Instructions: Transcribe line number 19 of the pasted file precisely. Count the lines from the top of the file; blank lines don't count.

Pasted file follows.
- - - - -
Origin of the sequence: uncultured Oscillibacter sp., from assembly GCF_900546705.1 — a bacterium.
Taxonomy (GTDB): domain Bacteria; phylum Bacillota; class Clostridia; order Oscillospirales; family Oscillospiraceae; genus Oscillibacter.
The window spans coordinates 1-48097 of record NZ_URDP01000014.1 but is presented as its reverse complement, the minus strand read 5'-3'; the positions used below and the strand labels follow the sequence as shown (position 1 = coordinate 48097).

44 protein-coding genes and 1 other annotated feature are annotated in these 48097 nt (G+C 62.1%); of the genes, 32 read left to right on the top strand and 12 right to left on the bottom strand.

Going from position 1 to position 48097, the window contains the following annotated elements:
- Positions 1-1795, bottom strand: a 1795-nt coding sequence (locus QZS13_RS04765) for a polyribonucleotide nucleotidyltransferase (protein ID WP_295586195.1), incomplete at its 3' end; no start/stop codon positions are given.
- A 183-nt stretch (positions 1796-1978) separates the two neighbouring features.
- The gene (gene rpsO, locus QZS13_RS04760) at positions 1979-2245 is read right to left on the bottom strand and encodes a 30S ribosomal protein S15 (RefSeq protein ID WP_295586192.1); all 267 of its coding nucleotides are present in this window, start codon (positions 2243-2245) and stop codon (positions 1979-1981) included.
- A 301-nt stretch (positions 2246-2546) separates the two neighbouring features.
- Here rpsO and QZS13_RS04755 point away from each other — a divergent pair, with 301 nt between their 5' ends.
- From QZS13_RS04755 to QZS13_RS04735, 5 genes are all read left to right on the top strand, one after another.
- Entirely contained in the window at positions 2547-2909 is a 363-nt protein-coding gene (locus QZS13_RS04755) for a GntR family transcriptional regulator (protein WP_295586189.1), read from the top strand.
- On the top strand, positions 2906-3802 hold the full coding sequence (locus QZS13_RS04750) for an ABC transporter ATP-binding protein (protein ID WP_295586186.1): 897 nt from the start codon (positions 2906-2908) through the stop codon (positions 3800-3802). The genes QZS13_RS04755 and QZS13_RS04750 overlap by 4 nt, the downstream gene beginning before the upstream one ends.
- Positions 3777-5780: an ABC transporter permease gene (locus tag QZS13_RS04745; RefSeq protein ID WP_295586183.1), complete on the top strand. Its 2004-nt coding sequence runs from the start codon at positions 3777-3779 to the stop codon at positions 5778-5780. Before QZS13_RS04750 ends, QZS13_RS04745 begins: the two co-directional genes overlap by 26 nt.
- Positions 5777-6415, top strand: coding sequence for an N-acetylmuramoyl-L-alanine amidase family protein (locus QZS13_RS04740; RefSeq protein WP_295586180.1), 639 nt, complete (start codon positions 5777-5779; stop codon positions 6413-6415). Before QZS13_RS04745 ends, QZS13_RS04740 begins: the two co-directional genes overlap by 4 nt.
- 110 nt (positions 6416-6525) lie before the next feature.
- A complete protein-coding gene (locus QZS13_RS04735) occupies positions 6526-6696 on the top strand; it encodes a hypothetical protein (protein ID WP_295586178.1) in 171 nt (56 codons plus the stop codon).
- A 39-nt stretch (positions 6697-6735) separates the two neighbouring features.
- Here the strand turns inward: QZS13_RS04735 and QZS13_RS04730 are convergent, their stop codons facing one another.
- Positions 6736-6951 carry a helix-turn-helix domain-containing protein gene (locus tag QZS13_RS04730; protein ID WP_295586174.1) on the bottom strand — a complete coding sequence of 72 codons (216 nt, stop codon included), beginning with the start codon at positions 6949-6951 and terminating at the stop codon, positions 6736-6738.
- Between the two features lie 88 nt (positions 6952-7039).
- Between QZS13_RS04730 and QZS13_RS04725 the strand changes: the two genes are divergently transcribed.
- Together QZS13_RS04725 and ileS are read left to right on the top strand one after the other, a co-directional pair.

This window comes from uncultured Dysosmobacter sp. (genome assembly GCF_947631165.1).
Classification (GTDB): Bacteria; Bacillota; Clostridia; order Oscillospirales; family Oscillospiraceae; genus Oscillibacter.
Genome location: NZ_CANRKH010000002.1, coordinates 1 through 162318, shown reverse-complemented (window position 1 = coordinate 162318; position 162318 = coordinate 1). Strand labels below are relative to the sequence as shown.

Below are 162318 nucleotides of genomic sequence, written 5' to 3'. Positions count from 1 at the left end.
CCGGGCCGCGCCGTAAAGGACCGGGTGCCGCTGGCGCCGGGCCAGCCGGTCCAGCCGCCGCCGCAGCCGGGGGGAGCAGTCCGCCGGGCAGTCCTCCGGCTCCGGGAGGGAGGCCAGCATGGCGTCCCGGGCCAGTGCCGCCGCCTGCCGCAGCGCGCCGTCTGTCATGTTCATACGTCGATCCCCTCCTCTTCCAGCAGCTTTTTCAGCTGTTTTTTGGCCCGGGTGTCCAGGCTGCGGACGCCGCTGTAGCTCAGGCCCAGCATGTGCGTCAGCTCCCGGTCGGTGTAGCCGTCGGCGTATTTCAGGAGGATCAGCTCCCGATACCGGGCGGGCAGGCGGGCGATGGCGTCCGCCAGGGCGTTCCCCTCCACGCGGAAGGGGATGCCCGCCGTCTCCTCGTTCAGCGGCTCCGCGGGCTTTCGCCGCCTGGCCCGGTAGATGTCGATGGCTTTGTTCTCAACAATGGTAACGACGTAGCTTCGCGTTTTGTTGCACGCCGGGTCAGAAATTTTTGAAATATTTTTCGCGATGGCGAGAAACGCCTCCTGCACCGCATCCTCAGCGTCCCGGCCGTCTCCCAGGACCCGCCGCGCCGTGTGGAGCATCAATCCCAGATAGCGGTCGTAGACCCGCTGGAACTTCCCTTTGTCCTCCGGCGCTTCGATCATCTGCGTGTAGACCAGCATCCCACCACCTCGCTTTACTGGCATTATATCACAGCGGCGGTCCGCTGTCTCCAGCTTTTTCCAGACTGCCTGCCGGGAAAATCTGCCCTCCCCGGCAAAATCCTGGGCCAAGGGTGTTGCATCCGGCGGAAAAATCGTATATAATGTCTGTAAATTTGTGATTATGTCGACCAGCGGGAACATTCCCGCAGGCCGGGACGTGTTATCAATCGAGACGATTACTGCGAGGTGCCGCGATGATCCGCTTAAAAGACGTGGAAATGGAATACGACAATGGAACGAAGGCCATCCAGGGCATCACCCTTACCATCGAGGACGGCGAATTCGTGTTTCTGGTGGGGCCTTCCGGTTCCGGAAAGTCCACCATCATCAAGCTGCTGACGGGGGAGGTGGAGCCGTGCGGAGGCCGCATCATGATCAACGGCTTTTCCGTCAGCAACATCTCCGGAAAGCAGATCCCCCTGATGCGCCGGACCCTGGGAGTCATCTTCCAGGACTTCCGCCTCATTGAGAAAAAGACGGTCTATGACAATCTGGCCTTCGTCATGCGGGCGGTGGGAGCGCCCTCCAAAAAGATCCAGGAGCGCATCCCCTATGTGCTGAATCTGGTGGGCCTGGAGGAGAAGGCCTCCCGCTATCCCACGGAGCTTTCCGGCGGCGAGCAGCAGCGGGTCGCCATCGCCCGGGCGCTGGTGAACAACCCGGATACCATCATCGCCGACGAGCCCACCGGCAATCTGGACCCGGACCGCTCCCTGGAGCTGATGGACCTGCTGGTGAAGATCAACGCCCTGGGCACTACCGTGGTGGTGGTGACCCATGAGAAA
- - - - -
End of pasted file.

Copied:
- Here the strand turns inward: QZS13_RS04735 and QZS13_RS04730 are convergent, their stop codons facing one another.